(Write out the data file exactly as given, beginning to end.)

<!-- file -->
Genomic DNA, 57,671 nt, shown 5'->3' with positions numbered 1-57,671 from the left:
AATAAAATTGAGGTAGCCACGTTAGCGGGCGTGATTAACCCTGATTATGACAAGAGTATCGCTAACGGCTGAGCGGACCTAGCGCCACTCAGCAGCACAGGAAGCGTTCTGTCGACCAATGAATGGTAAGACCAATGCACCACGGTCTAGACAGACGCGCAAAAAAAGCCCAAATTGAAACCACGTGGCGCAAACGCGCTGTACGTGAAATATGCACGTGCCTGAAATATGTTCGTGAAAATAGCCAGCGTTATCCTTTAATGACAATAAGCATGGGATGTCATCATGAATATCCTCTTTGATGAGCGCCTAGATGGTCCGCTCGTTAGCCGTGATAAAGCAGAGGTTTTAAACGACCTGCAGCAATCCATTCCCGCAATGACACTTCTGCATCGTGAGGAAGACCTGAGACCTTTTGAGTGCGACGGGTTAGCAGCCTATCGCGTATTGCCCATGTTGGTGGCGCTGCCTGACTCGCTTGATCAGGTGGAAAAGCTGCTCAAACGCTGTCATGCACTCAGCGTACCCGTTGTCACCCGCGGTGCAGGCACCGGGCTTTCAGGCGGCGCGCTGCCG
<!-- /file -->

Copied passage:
Genomic DNA, 57,671 nt, shown 5'->3' with positions numbered 1-57,671 from the left:
AATAAAATTGAGGTAGCCACGTTAGCGGGCGTGATTAACCCTGATTATGACAAGAGTATCGCTAACGGCTGAGCGGACCTAGCGCCACTCAGCAGCACAGGAAGCGTTCTGTCGACCAATGAATGGTAAGACCAATGCACCACGGTCTAGACAGACGCGCAAAAAAAGCCCAAATTGAAACCACGTGGCGCAAACGCGCTGTACGTGAAATATGCACGTGCCTGAAATATGTTCGTGAAAATAGCCAGCGTTATCCTTTAATGACAATAAGCATGGGATGTCATCATGAATATCCTCTTTGATGAGCGCCTAGATGGTCCGCTCGTTAGCCGTGATAAAGCAGAGGTTTTAAACGACCTGCAGCAATCCATTCCCGCAATGACACTTCTGCATCGTGAGGAAGACCTGAGACCTTTTGAGTGCGACGGGTTAGCAGCCTATCGCGTATTGCCCATGTTGGTGGCGCTGCCTGACTCGCTTGATCAGGTGGAAAAGCTGCTCAAACGCTGTCATGCACTCAGCGTACCCGTTGTCACCCGCGGTGCAGGCACCGGGCTTTCAGGCGGCGCGCTGCCG